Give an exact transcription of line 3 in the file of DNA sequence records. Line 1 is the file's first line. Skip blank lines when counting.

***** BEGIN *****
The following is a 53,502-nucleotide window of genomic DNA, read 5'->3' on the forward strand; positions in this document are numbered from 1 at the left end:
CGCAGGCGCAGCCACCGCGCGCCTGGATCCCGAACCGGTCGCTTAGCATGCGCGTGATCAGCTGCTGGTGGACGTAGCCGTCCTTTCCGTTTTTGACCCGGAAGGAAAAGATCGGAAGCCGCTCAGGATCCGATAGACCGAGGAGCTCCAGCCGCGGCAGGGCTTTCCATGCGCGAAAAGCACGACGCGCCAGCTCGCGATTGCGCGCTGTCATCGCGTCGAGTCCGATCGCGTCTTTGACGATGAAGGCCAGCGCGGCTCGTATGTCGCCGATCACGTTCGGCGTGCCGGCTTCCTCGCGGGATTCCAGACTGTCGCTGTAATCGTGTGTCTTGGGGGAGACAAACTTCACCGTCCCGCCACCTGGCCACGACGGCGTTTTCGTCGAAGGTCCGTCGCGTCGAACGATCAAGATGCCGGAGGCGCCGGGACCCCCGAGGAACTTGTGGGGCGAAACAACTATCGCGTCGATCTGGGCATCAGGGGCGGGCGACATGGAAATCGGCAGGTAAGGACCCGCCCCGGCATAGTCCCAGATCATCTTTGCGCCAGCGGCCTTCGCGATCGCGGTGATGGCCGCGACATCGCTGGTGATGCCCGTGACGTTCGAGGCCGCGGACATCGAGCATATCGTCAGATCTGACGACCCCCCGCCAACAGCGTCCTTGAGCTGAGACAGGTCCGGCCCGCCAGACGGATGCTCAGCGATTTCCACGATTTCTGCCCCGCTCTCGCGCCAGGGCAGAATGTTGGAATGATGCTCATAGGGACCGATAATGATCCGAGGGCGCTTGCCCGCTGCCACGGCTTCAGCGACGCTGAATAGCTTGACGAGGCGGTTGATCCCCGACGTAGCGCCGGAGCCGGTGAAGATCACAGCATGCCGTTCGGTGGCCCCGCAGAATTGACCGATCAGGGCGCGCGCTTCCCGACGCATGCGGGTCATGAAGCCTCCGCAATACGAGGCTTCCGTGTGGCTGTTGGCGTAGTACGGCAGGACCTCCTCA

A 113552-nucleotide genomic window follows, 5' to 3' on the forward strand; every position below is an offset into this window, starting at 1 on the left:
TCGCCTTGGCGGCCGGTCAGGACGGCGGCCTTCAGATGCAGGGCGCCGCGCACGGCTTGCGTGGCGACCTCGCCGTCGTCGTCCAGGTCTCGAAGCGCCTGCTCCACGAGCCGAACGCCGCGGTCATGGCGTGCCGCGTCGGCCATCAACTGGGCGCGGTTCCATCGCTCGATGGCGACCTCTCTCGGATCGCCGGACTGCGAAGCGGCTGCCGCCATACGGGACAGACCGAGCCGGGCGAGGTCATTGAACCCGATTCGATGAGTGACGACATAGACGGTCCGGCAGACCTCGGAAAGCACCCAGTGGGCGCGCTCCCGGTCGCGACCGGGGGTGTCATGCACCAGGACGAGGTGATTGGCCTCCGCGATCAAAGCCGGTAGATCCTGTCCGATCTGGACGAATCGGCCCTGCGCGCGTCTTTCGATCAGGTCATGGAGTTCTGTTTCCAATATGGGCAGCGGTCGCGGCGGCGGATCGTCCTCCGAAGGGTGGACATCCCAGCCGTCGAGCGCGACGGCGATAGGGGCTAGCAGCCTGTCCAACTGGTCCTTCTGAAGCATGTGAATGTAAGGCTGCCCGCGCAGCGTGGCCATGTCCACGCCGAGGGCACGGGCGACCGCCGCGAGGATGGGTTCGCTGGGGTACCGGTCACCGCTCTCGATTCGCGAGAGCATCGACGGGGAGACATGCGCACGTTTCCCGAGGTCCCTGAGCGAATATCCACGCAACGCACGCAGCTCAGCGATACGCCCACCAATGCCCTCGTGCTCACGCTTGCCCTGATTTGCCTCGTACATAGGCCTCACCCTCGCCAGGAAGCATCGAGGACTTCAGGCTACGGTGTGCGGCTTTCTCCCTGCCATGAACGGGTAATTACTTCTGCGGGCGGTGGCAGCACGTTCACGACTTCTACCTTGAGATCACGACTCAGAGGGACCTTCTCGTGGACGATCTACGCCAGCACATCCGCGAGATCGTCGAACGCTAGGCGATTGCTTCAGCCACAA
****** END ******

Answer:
A 113552-nucleotide genomic window follows, 5' to 3' on the forward strand; every position below is an offset into this window, starting at 1 on the left: